Last week, Golden Grahams kicked off the Golden Grahams Golden Grant Stimulus Package, a social media effort targeting an audience slightly older than the one it’s more traditionally known for. The campaign, based around fueling job searches in 2010, encourages people to share their funniest job experience in 120 characters or less via www.goldengrant.com. The best submissions are then animated into a short video for others to view. I had the chance to talk about the campaign with Greg Zimprich, Director of Brand Public Relations for General Mills and Antoinette Coleman, Marketing Manager for Golden Grahams.
This is the first social media effort of its kind for Golden Grahams – what sparked the idea?
Antoinette Coleman: While this might be the first foray for Golden Grahams, General Mills has been an active participant in social media for a number of years. Our Brand PR department has developed best-in-class outreach to consumers and influencers through social media channels. It’s really about helping our brands be more social and connecting with our consumers over time. In this case, animating tweets is a unique idea, and we thought it also was a creative way of engaging some of the cereal’s existing online fan base.
Your brand is generally perceived as a product primarily consumed by children. Does this campaign’s connection with job search represent a shift?
Antoinette: Golden Grahams is a brand loved by many – including both children as well as adults. We wanted to take this opportunity play up the fact that it’s been the breakfast (and late night snack) of choice for cereal lovers across a variety of age groups.
Why did you decide to focus the campaign around job search?
Antoinette: For a lot of people, 2009 was a tough year, as evidenced by the job market, and we know that a lot of young people are struggling to secure employment. Golden Grahams is optimistic about 2010 and wants to help fuel those job searches with humor – and a little sustenance. We wanted to encourage people to share their stories with others who can relate, as well as see the lighter side.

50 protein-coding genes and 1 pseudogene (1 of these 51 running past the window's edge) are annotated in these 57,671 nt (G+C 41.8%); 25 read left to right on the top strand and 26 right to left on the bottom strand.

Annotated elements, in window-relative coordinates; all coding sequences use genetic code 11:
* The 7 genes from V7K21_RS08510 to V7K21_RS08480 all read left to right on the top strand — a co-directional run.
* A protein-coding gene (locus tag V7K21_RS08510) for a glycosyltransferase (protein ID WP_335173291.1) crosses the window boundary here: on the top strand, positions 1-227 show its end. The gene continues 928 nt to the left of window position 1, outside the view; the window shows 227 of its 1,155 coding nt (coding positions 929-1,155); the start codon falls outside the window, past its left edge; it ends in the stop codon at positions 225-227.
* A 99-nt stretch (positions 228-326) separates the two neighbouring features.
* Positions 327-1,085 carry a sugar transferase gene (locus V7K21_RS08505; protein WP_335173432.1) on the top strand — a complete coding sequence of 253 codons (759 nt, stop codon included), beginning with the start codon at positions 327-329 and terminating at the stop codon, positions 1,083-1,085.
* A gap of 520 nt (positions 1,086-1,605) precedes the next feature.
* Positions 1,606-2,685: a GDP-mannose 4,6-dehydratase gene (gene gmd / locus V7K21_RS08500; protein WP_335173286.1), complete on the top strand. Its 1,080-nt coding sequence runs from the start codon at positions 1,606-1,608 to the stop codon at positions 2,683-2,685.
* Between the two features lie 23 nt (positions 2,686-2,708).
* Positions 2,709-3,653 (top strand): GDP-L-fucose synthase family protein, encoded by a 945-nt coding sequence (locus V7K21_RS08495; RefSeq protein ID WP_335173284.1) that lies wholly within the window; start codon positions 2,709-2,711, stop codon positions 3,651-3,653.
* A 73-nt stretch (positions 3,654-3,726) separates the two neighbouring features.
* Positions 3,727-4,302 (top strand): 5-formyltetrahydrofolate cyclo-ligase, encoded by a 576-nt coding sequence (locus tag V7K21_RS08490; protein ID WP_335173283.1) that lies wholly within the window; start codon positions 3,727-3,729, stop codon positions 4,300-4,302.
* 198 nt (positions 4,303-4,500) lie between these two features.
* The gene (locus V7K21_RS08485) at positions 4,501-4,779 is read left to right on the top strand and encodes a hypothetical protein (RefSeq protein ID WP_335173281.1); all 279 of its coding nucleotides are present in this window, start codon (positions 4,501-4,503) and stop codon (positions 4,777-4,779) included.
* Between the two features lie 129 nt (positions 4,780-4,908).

Our readers are always interested in learning what goals are targeted as part of a new social media campaign. Could you detail what you are trying to get out of the Golden Grant campaign? What metrics will you be paying closest attention to?
Greg Zimprich: We want this campaign to be fun for consumers, and being able to see and hear their stories is key for us. In general, as we address social media outreach, we’re focused on providing a remarkable brand experience. We want to invite participation, inspire the participants, and include them in our activities. We want to build more direct relationships with consumers and drive deeper engagement. We can measure that through participation and virality, as well as things like site traffic, impressions, and others.
If the funniest entries are selected and animated-my guess is there’s something else behind the 120 character limit. If the lifeblood of social media is viral pass-alongs — are users going to be able to share their cringe-worthy experiences upon submission?
Antoinette: Absolutely – anybody can submit their experience via the Web site at www.GoldenGrant.com, but also broadcast that story to their friends through their Twitter and Facebook pages. We’ll have an active presence on both of these platforms, as well as a dedicated YouTube channel. All content will be accessible through the Golden Grant Web site, so people can view animations and check back to see if their experience made the cut. We want to make this as interactive as possible — and are very excited to see the early response.
Seeing as Pepsi has pulled out of Super Bowl advertising and refocused on social media, the question has to be asked. Is Golden Grahams and General Mills taking a similar path?
Greg Zimprich: We try to engage our consumers with relevant messages delivered across a variety of channels, including through both traditional channels and increasingly through social channels. We’ve seen strong results in our efforts to directly engage consumers and influencers to build advocacy for our brands. Social media is an effective way to extend and amplify our brand messages. Through social branding — engaging consumers with an affinity toward our brands — initiatives like the Golden Grant Stimulus Package demonstrate how a brand can really bring that vision to life.